Over the years, I have commented how the informal process of “reconsideration” of an initial VA Rating Decision simply does not exist in regulation or statute. I previously commented, “This practice has permeated through some of the Regional Offices . . . but with no predicate in law and, therefore, little protection for the veteran.”
While the notion of “reconsideration” from a Rating Decision still really does not exist in regulation or statute, the Department of Veterans Affairs recently amended the VA Adjudication Manual to include specific guidance on “reconsideration” of Rating Decision by the Agency of Original Jurisdiction. This document is the procedural manual for VA field personnel and, in many circumstances, has the binding effect of law. See generally Smith v. Shinseki, 647 F.3d 1380, 1385 (Fed. Cir. 2011) (“VA interpretations of its own regulations in its Adjudication Procedures Manual [M21–1] are controlling as long as they are not ‘plainly erroneous or inconsistent with the regulation.” (internal citations omitted)). This is a good thing . . . without considering the application of the Administrative Procedure Act’s rulemaking provisions nor lingering questions I have concerning existing regulatory provision within Title 38.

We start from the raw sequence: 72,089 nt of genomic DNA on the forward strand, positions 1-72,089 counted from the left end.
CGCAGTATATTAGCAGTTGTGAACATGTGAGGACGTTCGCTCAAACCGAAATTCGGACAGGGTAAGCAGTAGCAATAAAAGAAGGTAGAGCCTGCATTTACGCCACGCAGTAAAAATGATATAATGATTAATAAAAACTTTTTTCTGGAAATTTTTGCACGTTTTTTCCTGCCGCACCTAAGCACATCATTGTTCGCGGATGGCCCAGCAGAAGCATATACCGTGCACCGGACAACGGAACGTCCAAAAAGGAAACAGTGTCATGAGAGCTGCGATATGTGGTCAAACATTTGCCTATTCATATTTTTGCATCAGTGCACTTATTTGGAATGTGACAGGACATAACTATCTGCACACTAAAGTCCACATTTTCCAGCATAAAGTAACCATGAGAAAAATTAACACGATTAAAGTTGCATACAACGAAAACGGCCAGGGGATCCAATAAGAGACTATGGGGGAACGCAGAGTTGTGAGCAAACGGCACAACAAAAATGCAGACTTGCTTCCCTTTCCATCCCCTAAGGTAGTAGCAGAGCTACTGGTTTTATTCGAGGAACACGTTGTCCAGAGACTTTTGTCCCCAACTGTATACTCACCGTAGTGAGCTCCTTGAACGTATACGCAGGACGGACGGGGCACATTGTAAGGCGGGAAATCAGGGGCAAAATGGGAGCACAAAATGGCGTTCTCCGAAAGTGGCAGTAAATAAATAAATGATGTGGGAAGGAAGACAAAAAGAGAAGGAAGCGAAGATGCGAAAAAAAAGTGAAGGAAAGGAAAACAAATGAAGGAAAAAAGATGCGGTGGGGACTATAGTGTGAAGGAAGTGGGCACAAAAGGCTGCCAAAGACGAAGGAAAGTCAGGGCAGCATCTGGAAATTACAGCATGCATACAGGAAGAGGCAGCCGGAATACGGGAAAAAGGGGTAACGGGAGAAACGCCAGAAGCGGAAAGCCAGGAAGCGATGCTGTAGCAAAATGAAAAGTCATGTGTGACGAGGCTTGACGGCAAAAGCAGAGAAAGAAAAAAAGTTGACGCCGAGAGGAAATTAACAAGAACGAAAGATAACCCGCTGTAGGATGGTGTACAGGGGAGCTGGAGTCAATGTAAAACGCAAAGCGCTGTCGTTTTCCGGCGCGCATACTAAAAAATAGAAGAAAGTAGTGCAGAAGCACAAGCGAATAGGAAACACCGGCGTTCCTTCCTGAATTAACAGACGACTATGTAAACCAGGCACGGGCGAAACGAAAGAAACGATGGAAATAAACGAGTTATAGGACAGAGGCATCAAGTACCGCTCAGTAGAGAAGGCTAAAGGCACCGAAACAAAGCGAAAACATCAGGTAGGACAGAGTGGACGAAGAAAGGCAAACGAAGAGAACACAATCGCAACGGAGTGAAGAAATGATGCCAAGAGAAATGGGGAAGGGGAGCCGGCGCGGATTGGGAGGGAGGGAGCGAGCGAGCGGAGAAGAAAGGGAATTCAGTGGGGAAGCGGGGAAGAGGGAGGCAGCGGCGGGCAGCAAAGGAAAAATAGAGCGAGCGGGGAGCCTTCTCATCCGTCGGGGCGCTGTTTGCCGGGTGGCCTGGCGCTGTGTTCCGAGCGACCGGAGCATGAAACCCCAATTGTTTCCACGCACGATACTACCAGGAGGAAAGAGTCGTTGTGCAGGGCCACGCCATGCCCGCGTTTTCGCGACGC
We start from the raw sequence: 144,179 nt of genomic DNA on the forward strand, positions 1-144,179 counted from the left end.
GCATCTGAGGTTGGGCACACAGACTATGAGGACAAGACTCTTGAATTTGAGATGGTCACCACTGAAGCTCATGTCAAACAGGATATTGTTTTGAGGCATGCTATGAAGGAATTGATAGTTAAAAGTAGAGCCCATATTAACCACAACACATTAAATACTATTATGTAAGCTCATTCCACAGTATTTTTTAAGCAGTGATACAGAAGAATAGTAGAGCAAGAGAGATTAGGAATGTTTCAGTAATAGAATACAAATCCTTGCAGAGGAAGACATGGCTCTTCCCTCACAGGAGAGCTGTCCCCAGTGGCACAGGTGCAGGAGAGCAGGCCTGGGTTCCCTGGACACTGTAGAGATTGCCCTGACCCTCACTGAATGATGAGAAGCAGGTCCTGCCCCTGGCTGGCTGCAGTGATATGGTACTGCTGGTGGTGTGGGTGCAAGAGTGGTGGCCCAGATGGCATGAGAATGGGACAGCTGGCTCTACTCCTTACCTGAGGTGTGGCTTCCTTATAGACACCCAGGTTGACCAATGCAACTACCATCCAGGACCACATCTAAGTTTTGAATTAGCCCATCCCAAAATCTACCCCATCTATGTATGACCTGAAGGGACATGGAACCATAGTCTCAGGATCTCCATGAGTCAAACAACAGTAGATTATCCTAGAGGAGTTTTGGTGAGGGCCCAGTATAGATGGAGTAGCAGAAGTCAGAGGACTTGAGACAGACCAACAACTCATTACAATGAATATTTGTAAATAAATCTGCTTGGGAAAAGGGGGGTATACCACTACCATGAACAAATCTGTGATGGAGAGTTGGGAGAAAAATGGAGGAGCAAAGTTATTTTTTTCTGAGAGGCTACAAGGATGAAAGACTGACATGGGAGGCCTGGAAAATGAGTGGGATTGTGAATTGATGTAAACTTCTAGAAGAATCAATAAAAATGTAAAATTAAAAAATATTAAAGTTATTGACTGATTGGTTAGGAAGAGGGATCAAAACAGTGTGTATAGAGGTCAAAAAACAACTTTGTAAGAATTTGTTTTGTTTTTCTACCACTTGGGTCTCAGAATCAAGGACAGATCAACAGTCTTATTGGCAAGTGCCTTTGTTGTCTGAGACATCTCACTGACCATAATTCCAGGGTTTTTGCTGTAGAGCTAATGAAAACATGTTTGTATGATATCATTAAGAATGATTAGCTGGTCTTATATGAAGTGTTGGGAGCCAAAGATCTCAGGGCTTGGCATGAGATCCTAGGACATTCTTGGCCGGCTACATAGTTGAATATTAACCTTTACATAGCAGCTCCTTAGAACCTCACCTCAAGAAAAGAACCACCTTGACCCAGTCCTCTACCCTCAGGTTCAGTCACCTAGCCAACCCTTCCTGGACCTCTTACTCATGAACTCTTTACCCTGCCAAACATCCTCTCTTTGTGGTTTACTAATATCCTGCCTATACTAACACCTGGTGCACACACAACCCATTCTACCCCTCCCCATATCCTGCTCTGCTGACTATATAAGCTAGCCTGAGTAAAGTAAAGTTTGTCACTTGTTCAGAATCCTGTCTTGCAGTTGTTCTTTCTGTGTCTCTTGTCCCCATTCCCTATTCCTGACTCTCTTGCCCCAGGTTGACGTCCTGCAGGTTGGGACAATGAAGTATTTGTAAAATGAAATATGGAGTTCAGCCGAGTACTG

The new section for “reconsideration” is located at M21-1, Part III, Subpart ii, 2.F (August 2015). To end the internet snipe hunt and to assist veterans and VSOs alike, I have uploaded the section at the following link M21-1, Part III, Subpart ii, 2.F (August 2015).
As evidence in M21-1, Part III, Subpart ii, 2.F, “reconsideration” is not applicable when the claimant/veteran simply disagrees with the prior Rating Decision. Its intended when the veteran/claimant has new evidence related to an element that formed the basis for the prior, non-final denial.
Just because I like the movie, to quote a Few Good Men: “I strenuously object?” Is that how it works? Hm? “Objection.” “Overruled.” “Oh, no, no, no. No, I STRENUOUSLY object.” “Oh. Well, if you strenuously object then I should take some time to reconsider.” To answer another question posited to me over the years: (1) Yes, I was a defense attorney in the military; (2) No, I never stated in court “you are out of order!”; and (3) No Comment, whether I can recall a case involving a Code Red.